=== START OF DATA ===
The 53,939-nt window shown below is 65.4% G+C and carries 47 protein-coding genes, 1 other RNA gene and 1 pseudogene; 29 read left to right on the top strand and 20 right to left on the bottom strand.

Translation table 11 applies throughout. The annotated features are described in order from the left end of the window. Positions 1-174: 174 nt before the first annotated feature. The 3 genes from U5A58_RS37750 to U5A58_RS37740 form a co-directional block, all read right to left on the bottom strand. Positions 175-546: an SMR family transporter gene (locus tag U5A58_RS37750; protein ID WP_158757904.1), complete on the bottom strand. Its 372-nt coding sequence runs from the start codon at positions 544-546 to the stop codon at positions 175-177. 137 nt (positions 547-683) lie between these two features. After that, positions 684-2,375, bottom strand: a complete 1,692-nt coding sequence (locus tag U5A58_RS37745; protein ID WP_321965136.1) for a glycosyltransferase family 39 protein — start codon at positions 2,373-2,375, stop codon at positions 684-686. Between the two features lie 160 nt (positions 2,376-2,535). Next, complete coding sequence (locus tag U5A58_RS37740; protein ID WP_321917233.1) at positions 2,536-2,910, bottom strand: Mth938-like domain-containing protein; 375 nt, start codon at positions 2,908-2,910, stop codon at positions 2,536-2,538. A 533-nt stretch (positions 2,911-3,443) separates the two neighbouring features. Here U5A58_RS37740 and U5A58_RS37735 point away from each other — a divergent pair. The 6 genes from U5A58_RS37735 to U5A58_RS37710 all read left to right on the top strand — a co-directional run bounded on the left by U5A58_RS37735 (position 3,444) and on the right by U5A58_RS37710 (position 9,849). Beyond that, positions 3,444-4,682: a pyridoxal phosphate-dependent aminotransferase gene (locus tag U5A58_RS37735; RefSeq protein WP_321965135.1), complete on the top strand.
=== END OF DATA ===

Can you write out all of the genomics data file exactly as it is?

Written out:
The 53,939-nt window shown below is 65.4% G+C and carries 47 protein-coding genes, 1 other RNA gene and 1 pseudogene; 29 read left to right on the top strand and 20 right to left on the bottom strand.

Translation table 11 applies throughout. The annotated features are described in order from the left end of the window. Positions 1-174: 174 nt before the first annotated feature. The 3 genes from U5A58_RS37750 to U5A58_RS37740 form a co-directional block, all read right to left on the bottom strand. Positions 175-546: an SMR family transporter gene (locus tag U5A58_RS37750; protein ID WP_158757904.1), complete on the bottom strand. Its 372-nt coding sequence runs from the start codon at positions 544-546 to the stop codon at positions 175-177. 137 nt (positions 547-683) lie between these two features. After that, positions 684-2,375, bottom strand: a complete 1,692-nt coding sequence (locus tag U5A58_RS37745; protein ID WP_321965136.1) for a glycosyltransferase family 39 protein — start codon at positions 2,373-2,375, stop codon at positions 684-686. Between the two features lie 160 nt (positions 2,376-2,535). Next, complete coding sequence (locus tag U5A58_RS37740; protein ID WP_321917233.1) at positions 2,536-2,910, bottom strand: Mth938-like domain-containing protein; 375 nt, start codon at positions 2,908-2,910, stop codon at positions 2,536-2,538. A 533-nt stretch (positions 2,911-3,443) separates the two neighbouring features. Here U5A58_RS37740 and U5A58_RS37735 point away from each other — a divergent pair. The 6 genes from U5A58_RS37735 to U5A58_RS37710 all read left to right on the top strand — a co-directional run bounded on the left by U5A58_RS37735 (position 3,444) and on the right by U5A58_RS37710 (position 9,849). Beyond that, positions 3,444-4,682: a pyridoxal phosphate-dependent aminotransferase gene (locus tag U5A58_RS37735; RefSeq protein WP_321965135.1), complete on the top strand.